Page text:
When I tell people I study games design, I usually get a positive reaction: “Oh that’s great! So… It’s about making good games, right?”. Well, is it?

Games design is one of these disciplines that most people understand, but struggle to define. “Making good games”, “coming-up with concepts”, “owning the game experience”… What’s the right way to break it down, and is there one and only way to do so?

This is a question I will be discussing in my Contextual and Theoretical Studies, a module exploring the social context and influence surrounding games, related societal issues (diversity, violence, addiction, crunch, advertising), the components that make a game, the concepts of flow and magic circle, gaming history, and last but not least: the “WHY” behind making games.

My first session this week focused on some initial questions to get us thinking. Here are my notes from the front.

List different types/kind/genres of computer games

RPGs, FPS, platformers, MOBAs, Horror, Strategy, Puzzle, Music, MMOs.

This sparked a larger discussion on the subject: how do we know the genre of the game we’re looking at? Several clues could be in:

  • Gameplay – levelling-up? Likely to be an RPG. Massively multiplayer? You’re in an MMO.
  • Visuals – platforms or guns? (or both, I guess?)
  • Sound – epic RPG strings? Or the silence of a horror game?
  • Audience – who is this game for? Is it listed in the 3+ section of an App store? Or the “Dark Souls-like” lists on Steam?

Define Games Design as a practice/act using full sentences (50 words)

Games design is a practice that involves creating interactive content for games, be it mechanics, levels, narrative scripting, or engagement strategies. Games design looks into creating a meaningful experience for the player by ensuring consistency between gameplay, art, sound, and narrative. It also involves managing a feedback loop between the development team and the player (prototypes, play-testing).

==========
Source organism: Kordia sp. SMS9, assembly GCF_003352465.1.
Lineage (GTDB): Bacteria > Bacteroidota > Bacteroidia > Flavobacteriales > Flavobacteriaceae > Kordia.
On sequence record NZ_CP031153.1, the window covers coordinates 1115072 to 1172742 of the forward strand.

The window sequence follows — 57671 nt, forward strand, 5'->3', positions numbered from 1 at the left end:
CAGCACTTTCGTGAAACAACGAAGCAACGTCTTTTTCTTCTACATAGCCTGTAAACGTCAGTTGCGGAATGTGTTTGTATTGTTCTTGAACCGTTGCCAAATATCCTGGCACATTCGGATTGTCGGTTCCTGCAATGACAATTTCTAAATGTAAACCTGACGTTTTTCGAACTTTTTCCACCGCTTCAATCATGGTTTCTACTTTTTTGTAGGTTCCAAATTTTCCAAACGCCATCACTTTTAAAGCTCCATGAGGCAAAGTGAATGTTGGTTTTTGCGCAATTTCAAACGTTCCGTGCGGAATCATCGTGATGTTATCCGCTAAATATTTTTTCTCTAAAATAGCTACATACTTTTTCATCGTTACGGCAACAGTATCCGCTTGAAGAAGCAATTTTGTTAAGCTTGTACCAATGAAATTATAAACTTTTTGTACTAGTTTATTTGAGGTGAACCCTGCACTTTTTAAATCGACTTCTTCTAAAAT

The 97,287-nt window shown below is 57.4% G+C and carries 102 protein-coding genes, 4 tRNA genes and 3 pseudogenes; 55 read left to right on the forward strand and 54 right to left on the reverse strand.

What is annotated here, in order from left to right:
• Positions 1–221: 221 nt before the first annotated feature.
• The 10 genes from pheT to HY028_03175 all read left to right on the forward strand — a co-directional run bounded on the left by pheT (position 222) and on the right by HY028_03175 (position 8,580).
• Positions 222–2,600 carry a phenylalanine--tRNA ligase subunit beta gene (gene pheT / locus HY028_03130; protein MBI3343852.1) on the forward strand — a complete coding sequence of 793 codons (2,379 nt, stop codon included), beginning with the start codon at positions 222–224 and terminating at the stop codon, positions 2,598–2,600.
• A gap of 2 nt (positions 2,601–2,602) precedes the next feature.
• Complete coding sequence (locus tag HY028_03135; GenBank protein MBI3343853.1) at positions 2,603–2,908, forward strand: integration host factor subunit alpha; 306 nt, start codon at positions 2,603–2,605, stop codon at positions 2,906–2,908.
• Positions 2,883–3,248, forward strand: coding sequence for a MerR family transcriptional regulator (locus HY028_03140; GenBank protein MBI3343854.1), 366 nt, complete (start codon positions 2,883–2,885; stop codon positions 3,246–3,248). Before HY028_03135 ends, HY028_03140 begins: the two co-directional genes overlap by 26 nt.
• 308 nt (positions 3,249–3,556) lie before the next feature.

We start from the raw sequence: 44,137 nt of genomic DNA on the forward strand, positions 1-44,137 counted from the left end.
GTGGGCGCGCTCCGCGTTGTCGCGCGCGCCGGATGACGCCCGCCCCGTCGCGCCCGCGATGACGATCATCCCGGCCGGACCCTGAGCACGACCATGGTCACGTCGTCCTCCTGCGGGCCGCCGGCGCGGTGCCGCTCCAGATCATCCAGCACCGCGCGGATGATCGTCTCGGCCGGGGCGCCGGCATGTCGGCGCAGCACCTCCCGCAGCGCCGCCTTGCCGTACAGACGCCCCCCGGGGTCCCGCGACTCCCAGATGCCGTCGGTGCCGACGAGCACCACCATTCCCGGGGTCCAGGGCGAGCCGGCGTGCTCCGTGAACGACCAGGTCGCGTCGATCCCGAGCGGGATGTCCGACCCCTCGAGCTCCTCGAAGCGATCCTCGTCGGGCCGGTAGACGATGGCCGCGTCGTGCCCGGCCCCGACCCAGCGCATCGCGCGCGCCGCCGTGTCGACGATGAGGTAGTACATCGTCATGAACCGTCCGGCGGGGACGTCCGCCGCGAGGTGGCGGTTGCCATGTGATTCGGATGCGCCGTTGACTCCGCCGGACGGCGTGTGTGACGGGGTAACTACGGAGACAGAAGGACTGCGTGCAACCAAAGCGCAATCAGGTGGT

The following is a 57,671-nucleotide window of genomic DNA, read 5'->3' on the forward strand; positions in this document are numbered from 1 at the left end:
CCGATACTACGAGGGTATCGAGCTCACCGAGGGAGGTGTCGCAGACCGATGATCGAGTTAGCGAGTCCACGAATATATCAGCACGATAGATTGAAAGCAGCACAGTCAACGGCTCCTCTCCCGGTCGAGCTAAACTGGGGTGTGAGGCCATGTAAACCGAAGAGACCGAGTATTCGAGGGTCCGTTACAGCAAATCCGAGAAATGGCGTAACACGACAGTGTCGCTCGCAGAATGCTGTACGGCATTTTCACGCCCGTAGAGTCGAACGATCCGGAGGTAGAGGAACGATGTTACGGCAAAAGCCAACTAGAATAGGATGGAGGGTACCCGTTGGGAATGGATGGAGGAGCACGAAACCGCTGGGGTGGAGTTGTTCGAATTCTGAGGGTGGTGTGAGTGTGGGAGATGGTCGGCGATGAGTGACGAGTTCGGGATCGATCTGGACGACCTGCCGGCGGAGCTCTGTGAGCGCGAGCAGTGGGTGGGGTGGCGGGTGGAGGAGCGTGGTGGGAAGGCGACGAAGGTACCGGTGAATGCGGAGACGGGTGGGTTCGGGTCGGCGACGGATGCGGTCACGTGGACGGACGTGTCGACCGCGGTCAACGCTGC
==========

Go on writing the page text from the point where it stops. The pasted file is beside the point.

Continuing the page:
List other design disciplines with relationships to games design

Colour theory, UI, physical interface, etc.

Finally, list the 10 most important games to date

Here’s what my team came-up with – note that these are the 10 most important, not our 10 favourites!

  1. Super Mario Bros
  2. Final Fantasy VII
  3. Crash Bandicoot – we picked this as our most important as it ushered in the 3D platforming/PlayStation era. One we all remember fondly! (also, Mario was taken…)
  4. Doom
  5. Counter Strike 1.6
  6. Guitar Hero
  7. World of Warcraft
  8. Tetris
  9. Silent Hill
  10. Minecraft

Extra Thinking

The genre question is actually a little deeper and trickier than it looks. I looked back on my genres I allocated in my Steam library – then compared my list to two friends’. They list Civilization as a God-Like, I list is as Strategy. For me, Alien: Isolation is an Action/FPS. For others, it’s Horror/Survival or FPS. Are indie games Indie as a genre? Is BioShock an Action/RPG, or an FPS? Or all of it? Who is correct – or is there such a thing as a “true/correct” classification? Hard to say. There is also the consideration that games increasingly mix genres, by adding levelling-up stats to FPS, shooting to RPGs, puzzles to RTS, etc. TV tropes has an interesting entry about these sub-genres – and I have a feeling this list is far from comprehensive. Maybe genres are the new job titles – they look nice and final on paper but they don’t always show the whole truth.


  • “There are exceptional games but nothing exceptional about games”
  • “This subject is more about raising interesting questions than finding all the answers”
  • “Is games design the same than games development?” (this one really gave me food for thought)
  • “With games, under-promise and over-deliver” (this came after a [heated] discussion on No Man’s Sky. No comment!)